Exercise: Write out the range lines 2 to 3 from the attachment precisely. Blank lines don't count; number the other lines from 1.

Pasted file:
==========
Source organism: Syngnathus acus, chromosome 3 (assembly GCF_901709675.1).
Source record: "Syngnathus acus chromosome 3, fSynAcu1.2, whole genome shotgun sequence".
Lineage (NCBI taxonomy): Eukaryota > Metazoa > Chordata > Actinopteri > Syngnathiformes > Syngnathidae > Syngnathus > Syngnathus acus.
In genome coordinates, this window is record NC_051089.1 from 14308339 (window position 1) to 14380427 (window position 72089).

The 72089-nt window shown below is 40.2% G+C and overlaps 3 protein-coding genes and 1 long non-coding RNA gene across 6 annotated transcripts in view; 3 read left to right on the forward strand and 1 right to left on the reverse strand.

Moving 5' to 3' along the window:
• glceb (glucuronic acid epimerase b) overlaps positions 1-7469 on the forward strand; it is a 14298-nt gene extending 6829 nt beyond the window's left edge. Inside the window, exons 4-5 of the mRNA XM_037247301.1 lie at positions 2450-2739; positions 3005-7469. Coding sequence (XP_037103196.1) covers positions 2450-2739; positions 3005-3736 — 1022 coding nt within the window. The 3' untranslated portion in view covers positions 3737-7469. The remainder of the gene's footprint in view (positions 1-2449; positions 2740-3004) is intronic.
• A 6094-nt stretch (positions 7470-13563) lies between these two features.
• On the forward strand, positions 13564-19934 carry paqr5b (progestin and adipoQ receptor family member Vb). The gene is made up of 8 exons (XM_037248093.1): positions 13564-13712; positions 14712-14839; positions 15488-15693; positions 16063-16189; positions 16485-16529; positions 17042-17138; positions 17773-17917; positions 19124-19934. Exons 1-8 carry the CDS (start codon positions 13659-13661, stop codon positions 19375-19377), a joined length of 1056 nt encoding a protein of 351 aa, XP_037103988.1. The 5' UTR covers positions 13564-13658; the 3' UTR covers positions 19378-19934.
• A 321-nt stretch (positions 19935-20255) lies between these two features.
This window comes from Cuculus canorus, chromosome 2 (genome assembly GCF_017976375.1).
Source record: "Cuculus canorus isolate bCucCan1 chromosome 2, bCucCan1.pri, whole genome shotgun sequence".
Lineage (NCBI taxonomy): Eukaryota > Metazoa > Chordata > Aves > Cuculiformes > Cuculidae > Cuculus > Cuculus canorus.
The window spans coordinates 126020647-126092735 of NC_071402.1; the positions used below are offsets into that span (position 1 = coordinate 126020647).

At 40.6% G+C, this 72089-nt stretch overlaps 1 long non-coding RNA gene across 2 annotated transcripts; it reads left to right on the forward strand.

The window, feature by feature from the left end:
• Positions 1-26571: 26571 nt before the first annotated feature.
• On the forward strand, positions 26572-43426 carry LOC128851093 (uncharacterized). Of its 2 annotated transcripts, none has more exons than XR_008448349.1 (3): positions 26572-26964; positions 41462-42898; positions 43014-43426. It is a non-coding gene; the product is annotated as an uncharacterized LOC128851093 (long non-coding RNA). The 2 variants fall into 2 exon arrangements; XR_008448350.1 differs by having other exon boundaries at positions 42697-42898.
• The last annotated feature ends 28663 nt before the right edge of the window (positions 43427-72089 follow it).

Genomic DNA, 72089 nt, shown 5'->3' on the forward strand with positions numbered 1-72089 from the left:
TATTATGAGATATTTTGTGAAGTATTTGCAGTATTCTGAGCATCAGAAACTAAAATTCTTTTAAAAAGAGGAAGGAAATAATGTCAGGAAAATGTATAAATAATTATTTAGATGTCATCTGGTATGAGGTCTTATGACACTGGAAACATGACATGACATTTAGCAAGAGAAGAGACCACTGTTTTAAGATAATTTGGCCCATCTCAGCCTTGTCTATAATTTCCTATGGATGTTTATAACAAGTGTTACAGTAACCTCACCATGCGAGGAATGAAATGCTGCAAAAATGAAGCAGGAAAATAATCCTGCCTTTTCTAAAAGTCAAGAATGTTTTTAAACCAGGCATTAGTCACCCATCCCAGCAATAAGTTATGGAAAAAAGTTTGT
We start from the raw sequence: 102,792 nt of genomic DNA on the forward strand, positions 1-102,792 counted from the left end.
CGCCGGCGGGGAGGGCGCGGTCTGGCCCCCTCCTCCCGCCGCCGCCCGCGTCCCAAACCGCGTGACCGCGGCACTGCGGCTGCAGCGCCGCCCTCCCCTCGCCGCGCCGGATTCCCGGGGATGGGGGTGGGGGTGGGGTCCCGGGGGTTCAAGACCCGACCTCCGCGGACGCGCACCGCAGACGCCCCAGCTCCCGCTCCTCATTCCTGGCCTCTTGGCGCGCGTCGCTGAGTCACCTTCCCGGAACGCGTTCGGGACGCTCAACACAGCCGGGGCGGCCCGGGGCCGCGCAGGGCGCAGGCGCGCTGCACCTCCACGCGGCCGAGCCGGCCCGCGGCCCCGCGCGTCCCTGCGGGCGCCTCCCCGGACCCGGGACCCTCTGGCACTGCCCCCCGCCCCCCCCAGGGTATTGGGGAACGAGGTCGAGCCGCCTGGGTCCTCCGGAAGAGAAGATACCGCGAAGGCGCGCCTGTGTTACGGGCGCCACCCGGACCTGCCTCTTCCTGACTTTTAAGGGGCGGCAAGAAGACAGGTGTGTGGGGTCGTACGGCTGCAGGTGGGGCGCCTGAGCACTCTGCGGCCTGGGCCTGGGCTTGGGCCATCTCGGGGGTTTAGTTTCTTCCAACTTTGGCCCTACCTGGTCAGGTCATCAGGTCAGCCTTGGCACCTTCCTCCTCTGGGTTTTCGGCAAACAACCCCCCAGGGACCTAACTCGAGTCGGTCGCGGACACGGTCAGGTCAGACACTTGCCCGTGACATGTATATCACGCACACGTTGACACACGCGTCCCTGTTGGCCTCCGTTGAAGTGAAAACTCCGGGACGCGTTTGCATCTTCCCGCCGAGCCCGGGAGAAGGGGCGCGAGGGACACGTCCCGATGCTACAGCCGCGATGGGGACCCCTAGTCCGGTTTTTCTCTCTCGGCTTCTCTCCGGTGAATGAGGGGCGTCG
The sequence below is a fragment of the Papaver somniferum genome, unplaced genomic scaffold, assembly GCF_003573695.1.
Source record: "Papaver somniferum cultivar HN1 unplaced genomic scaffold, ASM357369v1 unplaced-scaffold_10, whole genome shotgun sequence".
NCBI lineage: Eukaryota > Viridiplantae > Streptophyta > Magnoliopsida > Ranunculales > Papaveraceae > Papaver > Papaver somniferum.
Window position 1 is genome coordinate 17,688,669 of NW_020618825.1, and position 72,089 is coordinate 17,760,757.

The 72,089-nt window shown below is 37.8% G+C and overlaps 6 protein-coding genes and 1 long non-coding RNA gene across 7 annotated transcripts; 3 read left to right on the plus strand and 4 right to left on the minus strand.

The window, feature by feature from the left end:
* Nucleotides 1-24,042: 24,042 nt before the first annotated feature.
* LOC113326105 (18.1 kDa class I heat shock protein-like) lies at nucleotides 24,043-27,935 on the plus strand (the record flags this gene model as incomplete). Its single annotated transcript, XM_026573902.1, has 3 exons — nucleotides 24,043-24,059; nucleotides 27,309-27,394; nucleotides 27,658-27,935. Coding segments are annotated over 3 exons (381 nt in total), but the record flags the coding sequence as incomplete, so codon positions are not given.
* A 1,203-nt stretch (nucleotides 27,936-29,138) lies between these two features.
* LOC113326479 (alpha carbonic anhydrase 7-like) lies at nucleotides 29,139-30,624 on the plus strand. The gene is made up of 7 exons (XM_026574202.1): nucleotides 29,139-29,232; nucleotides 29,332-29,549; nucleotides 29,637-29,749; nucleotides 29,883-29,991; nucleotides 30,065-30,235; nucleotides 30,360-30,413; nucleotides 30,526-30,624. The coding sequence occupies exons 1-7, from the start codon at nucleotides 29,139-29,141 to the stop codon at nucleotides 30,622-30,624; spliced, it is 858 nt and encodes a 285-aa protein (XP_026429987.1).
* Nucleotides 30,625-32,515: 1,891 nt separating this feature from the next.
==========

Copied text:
Source record: "Syngnathus acus chromosome 3, fSynAcu1.2, whole genome shotgun sequence".
Lineage (NCBI taxonomy): Eukaryota > Metazoa > Chordata > Actinopteri > Syngnathiformes > Syngnathidae > Syngnathus > Syngnathus acus.